Even the vice provost for diversity and inclusion has felt uncomfortable at events promoting opposing views, but this semester he is urging individuals to react in a civil manner.
John Gates has seen quite distinct viewpoints at Purdue, even in his first week at Purdue in early 2019. When he attended a Turning Point event that Dennis Prager spoke at, he noted that he was one of three black people in the room.
“His central thesis was as follows: Diversity is bad. Every dollar spent on diversity is a dollar wasted,” Gates said. “He said slavery was not bad. In fact, every civilized nation was founded in slavery, and that blacks should just be happy to be in this country. And he got a rousing ovation. ... That is what I walked into.
“It was the most civil engagement I had ever seen. That’s Purdue. We do this. Was I uncomfortable? I was uncomfortable and mad as hell. But I sat there and I listened to him respectfully. And I engaged with the audience afterwards. And it was a beautiful evening.”
Gates saw a distinct difference at the 2019 Literary Awards in April, which he described as a celebration of black and brown people, women, LGBTQ and international writers and scholars.
“Everything that had been castigated two days before was on full view and in celebration,” he said. “That’s the dichotomy. That’s real. That’s our democracy. That’s our university.”
With such distinct differences, the Division of Diversity and Inclusion is launching a new series of events centered around the theme of “Democracy, Civility and Freedom of Expression.”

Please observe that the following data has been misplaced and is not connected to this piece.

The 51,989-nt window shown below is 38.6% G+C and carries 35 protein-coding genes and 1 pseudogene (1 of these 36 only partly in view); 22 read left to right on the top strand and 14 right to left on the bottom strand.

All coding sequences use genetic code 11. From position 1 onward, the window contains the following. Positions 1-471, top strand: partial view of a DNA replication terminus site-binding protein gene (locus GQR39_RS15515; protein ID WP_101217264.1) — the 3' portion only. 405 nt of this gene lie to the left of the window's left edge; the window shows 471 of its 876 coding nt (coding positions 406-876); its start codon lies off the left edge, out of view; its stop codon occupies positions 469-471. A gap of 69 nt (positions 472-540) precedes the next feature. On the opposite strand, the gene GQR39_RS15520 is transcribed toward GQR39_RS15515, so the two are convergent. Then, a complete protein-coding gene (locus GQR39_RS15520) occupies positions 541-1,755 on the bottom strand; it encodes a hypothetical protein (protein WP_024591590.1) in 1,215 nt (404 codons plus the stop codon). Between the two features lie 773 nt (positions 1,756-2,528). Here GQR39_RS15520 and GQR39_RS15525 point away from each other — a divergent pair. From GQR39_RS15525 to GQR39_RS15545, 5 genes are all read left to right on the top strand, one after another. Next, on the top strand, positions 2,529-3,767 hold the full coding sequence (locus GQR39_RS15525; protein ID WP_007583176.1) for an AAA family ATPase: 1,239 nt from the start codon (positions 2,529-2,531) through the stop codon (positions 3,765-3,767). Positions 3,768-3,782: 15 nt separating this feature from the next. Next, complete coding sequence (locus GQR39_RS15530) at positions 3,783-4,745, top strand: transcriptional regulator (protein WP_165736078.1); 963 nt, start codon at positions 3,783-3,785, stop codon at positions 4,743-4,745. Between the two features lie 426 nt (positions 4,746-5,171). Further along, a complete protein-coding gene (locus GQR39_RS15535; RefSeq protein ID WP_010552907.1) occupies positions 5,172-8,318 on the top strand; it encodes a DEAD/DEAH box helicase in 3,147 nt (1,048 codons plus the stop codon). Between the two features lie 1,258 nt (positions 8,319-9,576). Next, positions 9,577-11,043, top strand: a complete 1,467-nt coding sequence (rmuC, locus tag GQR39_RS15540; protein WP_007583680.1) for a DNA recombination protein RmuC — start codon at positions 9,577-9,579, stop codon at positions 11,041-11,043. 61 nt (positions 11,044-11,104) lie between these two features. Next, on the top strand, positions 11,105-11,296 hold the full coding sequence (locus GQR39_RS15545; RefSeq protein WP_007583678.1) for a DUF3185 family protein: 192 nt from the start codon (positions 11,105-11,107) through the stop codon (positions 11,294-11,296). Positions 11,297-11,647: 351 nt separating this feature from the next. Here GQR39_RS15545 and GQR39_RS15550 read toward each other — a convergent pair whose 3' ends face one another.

Purdue Student Government President Jo Boileau said the series will include people in small groups discussing difficult topics with others who might not agree.
“Those range in scope, being from social issues to more family-unit issues, all the way to assimilation issues — a bunch of stuff that they’re going to be covering,” he said.
Though Gates said he’s not concerned about having people talk civilly about polarizing topics, he did say there will be numerous trainings throughout the semester on democracy, civility and freedom of expression, as well as advocacy and activism.
The series, he said, isn’t meant to bring people to a certain viewpoint, but rather proclaim an inclusive space for all viewpoints, especially those people may disagree with, despite how uncomfortable it may be.
“We want people to be able to stand in the space of their authentic voices to proclaim their beliefs. That — that’s edgy,” Gates said. “And it can be a little bit scary, but that’s what America is all about.”
Some students shared their concerns in various meetings last semester about a lack of diversity and the feeling that they aren’t being heard with administrators.
One such example was at a town hall meeting in November, when they discussed Purdue not releasing a statement on the CVS issue with Gates. Since Gates is the vice provost, he isn’t authorized to release a statement on behalf of the University, but he said he would have if he could have.
In response to these concerns, Gates said that this semester, they’re listening.
“We’re giving you the floor,” he said. “Articulate your points of view, come together, have democracy gatherings. Take over some of these dinners. Sit down with administrators and faculty. We’re opening up the space, but we are deeply, deeply listening.”